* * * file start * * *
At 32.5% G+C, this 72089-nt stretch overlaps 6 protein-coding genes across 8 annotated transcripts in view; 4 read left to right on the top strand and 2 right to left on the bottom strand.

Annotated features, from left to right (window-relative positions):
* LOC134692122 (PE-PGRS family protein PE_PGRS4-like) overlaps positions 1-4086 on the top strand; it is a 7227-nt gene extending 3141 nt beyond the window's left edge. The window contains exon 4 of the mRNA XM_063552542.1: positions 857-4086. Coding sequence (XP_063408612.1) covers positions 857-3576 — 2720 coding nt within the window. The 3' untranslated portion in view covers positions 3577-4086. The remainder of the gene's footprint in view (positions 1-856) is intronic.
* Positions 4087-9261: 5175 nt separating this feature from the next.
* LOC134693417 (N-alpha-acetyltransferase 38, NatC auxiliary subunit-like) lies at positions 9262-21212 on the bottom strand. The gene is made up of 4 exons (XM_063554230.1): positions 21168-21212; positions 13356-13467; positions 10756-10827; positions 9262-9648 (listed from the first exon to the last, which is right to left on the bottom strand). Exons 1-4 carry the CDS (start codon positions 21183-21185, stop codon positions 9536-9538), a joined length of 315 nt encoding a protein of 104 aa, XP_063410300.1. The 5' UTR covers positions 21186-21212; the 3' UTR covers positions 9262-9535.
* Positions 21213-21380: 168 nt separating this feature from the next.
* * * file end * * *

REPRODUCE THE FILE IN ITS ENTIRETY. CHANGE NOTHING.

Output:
At 32.5% G+C, this 72089-nt stretch overlaps 6 protein-coding genes across 8 annotated transcripts in view; 4 read left to right on the top strand and 2 right to left on the bottom strand.

Annotated features, from left to right (window-relative positions):
* LOC134692122 (PE-PGRS family protein PE_PGRS4-like) overlaps positions 1-4086 on the top strand; it is a 7227-nt gene extending 3141 nt beyond the window's left edge. The window contains exon 4 of the mRNA XM_063552542.1: positions 857-4086. Coding sequence (XP_063408612.1) covers positions 857-3576 — 2720 coding nt within the window. The 3' untranslated portion in view covers positions 3577-4086. The remainder of the gene's footprint in view (positions 1-856) is intronic.
* Positions 4087-9261: 5175 nt separating this feature from the next.
* LOC134693417 (N-alpha-acetyltransferase 38, NatC auxiliary subunit-like) lies at positions 9262-21212 on the bottom strand. The gene is made up of 4 exons (XM_063554230.1): positions 21168-21212; positions 13356-13467; positions 10756-10827; positions 9262-9648 (listed from the first exon to the last, which is right to left on the bottom strand). Exons 1-4 carry the CDS (start codon positions 21183-21185, stop codon positions 9536-9538), a joined length of 315 nt encoding a protein of 104 aa, XP_063410300.1. The 5' UTR covers positions 21186-21212; the 3' UTR covers positions 9262-9535.
* Positions 21213-21380: 168 nt separating this feature from the next.